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Efficacy of Microcurrent Electrical Neuromuscular Stimulation with Different Types of Stimulating Electrodes
Korean Med Rehab 2013;23:107-16
Published online July 30, 2013
Copyright © 2013 The Society of Korean Medicine Rehabilitation.

Hyo-Jeong Choi, K.M.D., Sung-Soo Kim, K.M.D., Ph.D.

Department of Korean Rehabilitation Medicine, College of Korean Medicine, Kyung-Hee University
Correspondence to: Sung-Soo Kim,
Department of Korean Rehabilitation Medicine, Kyung-Hee University Medical Center, 23, Kyungheedae-ro, Dongdaemun-gu, Seoul 130-872, Korea
TEL (02) 958-9215
FAX (02) 963-4983
E-mail omdkimss@hanmail.net
Received June 25, 2013; Revised July 5, 2013; Accepted July 10, 2013.
This is an Open Access article distributed under the terms of the Creative Commons Attribution Non-Commercial License (http://creativecommons.org/licenses/by-nc/3.0) which permits unrestricted non-commercial use, distribution, and reproduction in any medium, provided the original work is properly cited.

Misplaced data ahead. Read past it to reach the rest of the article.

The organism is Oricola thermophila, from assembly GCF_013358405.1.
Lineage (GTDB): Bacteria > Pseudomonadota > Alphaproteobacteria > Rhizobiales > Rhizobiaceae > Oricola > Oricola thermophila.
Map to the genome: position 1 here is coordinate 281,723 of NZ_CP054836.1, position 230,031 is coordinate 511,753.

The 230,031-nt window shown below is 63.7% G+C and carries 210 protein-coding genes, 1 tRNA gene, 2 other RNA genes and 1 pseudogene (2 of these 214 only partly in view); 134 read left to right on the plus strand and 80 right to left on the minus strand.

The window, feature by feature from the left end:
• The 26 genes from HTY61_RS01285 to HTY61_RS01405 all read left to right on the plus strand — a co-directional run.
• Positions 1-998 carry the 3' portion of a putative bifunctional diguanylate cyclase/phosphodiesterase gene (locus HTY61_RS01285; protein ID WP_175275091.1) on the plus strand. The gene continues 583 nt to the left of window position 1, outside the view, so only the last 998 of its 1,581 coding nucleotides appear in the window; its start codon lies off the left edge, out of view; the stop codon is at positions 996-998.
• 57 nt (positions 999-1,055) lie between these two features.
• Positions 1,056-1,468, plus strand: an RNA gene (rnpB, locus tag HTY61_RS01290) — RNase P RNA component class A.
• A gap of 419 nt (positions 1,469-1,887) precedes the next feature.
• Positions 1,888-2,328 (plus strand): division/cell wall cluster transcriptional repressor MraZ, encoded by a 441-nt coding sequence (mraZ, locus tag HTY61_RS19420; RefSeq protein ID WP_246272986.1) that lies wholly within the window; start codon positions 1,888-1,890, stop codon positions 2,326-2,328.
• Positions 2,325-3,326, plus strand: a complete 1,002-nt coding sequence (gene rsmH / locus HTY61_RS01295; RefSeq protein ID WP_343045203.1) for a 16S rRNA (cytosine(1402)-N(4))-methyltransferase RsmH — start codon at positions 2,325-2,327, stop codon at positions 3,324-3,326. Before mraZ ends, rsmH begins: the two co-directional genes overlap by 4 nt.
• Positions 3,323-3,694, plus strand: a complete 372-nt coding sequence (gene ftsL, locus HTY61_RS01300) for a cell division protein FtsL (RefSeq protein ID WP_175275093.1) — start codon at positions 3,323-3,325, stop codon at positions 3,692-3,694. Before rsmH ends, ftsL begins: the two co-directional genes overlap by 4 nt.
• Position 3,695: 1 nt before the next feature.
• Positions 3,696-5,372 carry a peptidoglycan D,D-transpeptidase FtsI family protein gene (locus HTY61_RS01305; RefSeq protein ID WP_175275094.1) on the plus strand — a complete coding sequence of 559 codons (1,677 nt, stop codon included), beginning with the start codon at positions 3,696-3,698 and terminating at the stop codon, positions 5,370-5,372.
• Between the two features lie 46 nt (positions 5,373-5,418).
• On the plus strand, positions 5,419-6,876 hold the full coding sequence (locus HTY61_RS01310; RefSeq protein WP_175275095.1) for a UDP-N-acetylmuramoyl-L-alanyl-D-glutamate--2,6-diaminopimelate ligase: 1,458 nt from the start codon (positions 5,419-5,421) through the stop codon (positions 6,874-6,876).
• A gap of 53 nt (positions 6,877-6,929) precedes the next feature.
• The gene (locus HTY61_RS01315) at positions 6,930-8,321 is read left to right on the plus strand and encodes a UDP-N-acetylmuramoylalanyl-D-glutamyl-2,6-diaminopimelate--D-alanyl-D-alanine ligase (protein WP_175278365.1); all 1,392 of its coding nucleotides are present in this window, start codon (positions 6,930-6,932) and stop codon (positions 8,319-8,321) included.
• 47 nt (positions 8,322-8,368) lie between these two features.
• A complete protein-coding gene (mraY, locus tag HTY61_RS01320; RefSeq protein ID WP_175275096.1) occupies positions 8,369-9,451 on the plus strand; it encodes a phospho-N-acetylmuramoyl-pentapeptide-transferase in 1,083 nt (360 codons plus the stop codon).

Abstract
Objectives The purpose of this study was to evaluate the most effective stimulating electrode in Microcurrent electrical neuromuscular stimulation (MENS) for pain relief, and to apply to the treatment of Delayed onset muscle soreness (DOMS).
Methods We included 45 participants who met the inclusion criteria. DOMS of both Triceps Surae Muscles were experimentally induced through eccentric contractions. 24-hours after induction of DOMS, who scored more than 40 mm in visual analogue scale (VAS) were randomly assigned into three groups (n=44). In 15 of them, needle electrodes were inserted into BL57, BL56. In 15 of them, surface electrodes were applied on the same points and the others were treated with manual acupuncture. The effects of pain relief were assessed by visual analogue scale (VAS), mechanical pain threshold (MPT), surface electromyography (SEMG).
Results In VAS, group comparison had no significant difference after all treatments had done. The difference in VAS between the time before the treatment was started (Day 2) and after all treatments were completed was greater in Acupuncture group than that of needle-electrode group. In MPT, there was no significant difference among groups. Electrical contraction decreased significantly at 2nd before-after treatment comparison in needle-electrode MENS group. But fatigue scores were not significantly different between groups.
Conclusions The results suggest that the types of electrodes has no significant effect on microcurrent therapy in DOMS.
Keywords : Delayed onset muscle soreness, MENS, Needle electrode, Surface electrode, Acupuncture


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